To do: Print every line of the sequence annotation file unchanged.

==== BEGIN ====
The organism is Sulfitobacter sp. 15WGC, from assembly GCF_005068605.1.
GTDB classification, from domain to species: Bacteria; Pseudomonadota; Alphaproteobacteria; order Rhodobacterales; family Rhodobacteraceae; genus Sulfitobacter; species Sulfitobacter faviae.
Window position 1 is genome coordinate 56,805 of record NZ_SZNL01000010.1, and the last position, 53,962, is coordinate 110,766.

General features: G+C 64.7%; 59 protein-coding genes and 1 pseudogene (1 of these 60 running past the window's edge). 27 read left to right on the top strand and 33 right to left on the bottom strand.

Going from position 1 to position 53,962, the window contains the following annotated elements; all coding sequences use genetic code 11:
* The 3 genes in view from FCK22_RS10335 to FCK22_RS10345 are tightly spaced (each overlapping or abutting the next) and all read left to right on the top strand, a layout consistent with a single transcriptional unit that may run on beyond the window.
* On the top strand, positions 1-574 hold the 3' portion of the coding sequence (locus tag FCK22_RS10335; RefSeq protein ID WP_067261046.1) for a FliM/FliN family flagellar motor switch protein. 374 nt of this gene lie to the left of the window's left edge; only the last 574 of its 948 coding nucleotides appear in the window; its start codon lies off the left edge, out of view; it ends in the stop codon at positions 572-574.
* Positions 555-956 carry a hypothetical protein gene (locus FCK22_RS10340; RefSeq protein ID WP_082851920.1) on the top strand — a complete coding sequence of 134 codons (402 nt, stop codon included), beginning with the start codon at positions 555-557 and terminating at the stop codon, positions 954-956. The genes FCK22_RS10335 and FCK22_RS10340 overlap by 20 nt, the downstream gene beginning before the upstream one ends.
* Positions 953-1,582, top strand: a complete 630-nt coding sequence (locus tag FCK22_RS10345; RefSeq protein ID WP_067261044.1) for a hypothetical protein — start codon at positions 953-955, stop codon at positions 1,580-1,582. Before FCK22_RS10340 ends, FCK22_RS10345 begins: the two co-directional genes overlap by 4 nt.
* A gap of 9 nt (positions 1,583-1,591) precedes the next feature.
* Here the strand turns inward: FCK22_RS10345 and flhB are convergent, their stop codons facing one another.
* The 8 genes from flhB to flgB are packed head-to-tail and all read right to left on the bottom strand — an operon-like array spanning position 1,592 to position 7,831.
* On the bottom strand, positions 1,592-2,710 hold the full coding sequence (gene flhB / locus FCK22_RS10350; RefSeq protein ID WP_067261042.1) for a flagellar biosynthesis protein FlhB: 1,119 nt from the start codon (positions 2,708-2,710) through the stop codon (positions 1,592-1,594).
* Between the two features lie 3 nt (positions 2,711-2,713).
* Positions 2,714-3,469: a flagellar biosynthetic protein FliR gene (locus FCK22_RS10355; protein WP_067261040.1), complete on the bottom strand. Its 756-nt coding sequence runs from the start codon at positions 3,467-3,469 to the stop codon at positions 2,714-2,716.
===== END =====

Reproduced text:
The organism is Sulfitobacter sp. 15WGC, from assembly GCF_005068605.1.
GTDB classification, from domain to species: Bacteria; Pseudomonadota; Alphaproteobacteria; order Rhodobacterales; family Rhodobacteraceae; genus Sulfitobacter; species Sulfitobacter faviae.
Window position 1 is genome coordinate 56,805 of record NZ_SZNL01000010.1, and the last position, 53,962, is coordinate 110,766.

General features: G+C 64.7%; 59 protein-coding genes and 1 pseudogene (1 of these 60 running past the window's edge). 27 read left to right on the top strand and 33 right to left on the bottom strand.

Going from position 1 to position 53,962, the window contains the following annotated elements; all coding sequences use genetic code 11:
* The 3 genes in view from FCK22_RS10335 to FCK22_RS10345 are tightly spaced (each overlapping or abutting the next) and all read left to right on the top strand, a layout consistent with a single transcriptional unit that may run on beyond the window.
* On the top strand, positions 1-574 hold the 3' portion of the coding sequence (locus tag FCK22_RS10335; RefSeq protein ID WP_067261046.1) for a FliM/FliN family flagellar motor switch protein. 374 nt of this gene lie to the left of the window's left edge; only the last 574 of its 948 coding nucleotides appear in the window; its start codon lies off the left edge, out of view; it ends in the stop codon at positions 572-574.
* Positions 555-956 carry a hypothetical protein gene (locus FCK22_RS10340; RefSeq protein ID WP_082851920.1) on the top strand — a complete coding sequence of 134 codons (402 nt, stop codon included), beginning with the start codon at positions 555-557 and terminating at the stop codon, positions 954-956. The genes FCK22_RS10335 and FCK22_RS10340 overlap by 20 nt, the downstream gene beginning before the upstream one ends.
* Positions 953-1,582, top strand: a complete 630-nt coding sequence (locus tag FCK22_RS10345; RefSeq protein ID WP_067261044.1) for a hypothetical protein — start codon at positions 953-955, stop codon at positions 1,580-1,582. Before FCK22_RS10340 ends, FCK22_RS10345 begins: the two co-directional genes overlap by 4 nt.
* A gap of 9 nt (positions 1,583-1,591) precedes the next feature.
* Here the strand turns inward: FCK22_RS10345 and flhB are convergent, their stop codons facing one another.
* The 8 genes from flhB to flgB are packed head-to-tail and all read right to left on the bottom strand — an operon-like array spanning position 1,592 to position 7,831.
* On the bottom strand, positions 1,592-2,710 hold the full coding sequence (gene flhB / locus FCK22_RS10350; RefSeq protein ID WP_067261042.1) for a flagellar biosynthesis protein FlhB: 1,119 nt from the start codon (positions 2,708-2,710) through the stop codon (positions 1,592-1,594).
* Between the two features lie 3 nt (positions 2,711-2,713).
* Positions 2,714-3,469: a flagellar biosynthetic protein FliR gene (locus FCK22_RS10355; protein WP_067261040.1), complete on the bottom strand. Its 756-nt coding sequence runs from the start codon at positions 3,467-3,469 to the stop codon at positions 2,714-2,716.